The Association for Civil Rights in Israel has sent a letter to the IDF Military Advocate- General (MAG) protesting the “closed military zone” orders that the IDF personally served to activists this week in their homes.

According to a Tuesday night press release from ACRI, the orders suppress Palestinians’ and Israelis’ right to protest, and violate their fundamental freedom of expression.

The press release said that on Sunday, police officers from the Judea and Samaria District had delivered the orders, which were signed by the GOC Central Command and which declared the villages of Bil’in, Ni’lin, Nabi Salih and Kafr Kaddum closed military zones on Fridays until March 2013 – thereby prohibiting anyone aside from residents from entering or approaching them during those times.

All of the listed villages are sites where weekly demonstrations have taken place – and been violently dispersed by security forces – regularly on Fridays for the past several years.

The letter urged MAG Maj.- Gen. Danny Efroni to cancel the orders. It also called on him to clarify the scope and basis of regulations and procedures of closed military zone orders, since such orders could have the effect of suppressing nonviolent protests in the West Bank.

The letter contends that the disproportionate use of these orders contravenes the International Convention on Civil and Political Rights (ICCPR) – to which Israel is a party – as well as decisions of the Supreme Court, and the military’s own internal guidelines.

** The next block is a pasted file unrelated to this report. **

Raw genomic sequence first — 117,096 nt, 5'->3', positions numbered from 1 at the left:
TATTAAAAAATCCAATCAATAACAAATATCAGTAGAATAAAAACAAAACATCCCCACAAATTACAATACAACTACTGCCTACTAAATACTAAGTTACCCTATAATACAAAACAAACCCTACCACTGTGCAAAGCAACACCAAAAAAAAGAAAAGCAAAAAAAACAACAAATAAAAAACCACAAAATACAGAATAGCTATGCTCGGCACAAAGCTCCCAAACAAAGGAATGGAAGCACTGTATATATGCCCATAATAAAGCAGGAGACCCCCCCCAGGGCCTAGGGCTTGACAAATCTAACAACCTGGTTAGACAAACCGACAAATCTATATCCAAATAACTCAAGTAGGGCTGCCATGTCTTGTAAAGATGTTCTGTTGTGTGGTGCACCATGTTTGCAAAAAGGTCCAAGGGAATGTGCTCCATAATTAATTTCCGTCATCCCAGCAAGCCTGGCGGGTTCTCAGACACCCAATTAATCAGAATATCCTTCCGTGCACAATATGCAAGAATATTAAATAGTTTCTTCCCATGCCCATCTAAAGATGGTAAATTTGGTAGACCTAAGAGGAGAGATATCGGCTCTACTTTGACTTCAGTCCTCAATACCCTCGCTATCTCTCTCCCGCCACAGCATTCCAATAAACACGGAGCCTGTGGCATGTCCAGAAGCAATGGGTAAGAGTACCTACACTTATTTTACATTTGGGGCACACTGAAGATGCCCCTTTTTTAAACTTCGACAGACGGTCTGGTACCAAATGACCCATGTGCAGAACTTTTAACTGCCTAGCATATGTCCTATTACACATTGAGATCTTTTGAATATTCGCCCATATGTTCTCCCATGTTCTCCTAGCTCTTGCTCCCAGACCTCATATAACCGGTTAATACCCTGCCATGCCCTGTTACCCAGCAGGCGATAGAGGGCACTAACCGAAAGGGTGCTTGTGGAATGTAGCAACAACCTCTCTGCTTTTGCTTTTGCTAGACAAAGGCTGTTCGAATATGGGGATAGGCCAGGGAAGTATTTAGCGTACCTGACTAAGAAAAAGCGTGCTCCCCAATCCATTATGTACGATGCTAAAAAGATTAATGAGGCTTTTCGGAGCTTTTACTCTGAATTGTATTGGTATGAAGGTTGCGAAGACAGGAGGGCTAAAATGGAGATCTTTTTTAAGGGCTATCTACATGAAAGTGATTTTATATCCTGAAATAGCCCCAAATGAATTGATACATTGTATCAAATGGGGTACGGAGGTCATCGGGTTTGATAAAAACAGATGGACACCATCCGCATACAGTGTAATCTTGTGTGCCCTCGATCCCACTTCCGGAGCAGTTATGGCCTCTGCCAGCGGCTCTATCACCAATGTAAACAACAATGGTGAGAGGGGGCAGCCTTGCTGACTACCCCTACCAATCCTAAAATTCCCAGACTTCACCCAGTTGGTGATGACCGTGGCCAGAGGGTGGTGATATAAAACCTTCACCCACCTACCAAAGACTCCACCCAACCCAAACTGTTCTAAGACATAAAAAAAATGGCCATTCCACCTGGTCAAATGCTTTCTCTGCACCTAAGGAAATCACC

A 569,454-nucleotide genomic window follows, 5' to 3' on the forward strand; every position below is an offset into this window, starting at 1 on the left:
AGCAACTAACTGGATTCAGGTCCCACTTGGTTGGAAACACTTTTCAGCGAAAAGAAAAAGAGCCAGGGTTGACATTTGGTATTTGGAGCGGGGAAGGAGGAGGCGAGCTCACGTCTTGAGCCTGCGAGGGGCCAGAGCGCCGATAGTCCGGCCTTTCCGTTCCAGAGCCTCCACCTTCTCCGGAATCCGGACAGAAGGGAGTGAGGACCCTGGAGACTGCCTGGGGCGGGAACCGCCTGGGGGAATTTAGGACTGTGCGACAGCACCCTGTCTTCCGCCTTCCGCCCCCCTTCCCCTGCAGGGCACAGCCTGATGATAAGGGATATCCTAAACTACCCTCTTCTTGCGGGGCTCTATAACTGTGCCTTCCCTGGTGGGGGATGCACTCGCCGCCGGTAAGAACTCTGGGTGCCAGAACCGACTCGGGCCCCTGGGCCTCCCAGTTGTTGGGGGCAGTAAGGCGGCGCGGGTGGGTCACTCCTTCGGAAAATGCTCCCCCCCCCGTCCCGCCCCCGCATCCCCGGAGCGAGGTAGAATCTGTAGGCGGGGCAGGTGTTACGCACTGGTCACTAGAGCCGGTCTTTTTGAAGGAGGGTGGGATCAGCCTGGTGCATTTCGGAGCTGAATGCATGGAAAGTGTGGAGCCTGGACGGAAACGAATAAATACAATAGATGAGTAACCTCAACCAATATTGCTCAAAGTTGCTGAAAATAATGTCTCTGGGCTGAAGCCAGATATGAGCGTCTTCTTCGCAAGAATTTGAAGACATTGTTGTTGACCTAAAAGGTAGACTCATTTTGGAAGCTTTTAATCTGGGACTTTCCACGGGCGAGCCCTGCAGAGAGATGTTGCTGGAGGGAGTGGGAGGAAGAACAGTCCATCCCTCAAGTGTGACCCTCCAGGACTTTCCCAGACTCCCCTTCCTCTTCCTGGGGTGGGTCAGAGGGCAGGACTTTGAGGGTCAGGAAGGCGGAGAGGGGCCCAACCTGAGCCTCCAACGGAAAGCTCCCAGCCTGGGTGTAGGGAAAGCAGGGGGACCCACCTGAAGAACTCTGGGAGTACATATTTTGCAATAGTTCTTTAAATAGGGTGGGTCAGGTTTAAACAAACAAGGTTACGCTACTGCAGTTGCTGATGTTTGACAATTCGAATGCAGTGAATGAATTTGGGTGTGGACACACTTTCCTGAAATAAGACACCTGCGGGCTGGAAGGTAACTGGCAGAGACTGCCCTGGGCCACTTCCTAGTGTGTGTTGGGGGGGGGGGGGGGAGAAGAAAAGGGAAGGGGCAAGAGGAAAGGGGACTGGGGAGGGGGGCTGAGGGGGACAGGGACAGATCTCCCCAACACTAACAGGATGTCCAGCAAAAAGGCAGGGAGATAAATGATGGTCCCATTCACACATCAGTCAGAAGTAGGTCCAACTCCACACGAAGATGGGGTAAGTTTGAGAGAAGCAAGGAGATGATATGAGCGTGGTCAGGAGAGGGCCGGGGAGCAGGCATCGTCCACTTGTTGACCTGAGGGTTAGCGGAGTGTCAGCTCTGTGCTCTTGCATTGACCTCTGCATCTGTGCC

Under each of these sources of law, ACRI said Israel was obligated to balance the needs of security and preservation of public order against freedom of expression, and argued that these orders violated that balance.

In response, the IDF released a statement that the protests in question regularly led to violations of public order and violence.

The statement said the closed security zone orders were designed to preserve public order and security in the West Bank. It noted that the orders only applied to specific times during the week – namely part of the day Friday – and did not limit the right to protest at all times.

According to the army, the decision to serve the orders personally to some of the “regular leaders” of the protests was meant as a step to put them on clearer notice that their actions were leading to illegal situations.

The army emphasized that the orders applied to the entire public and were not putting any special prohibition on the persons to whom they were being served.

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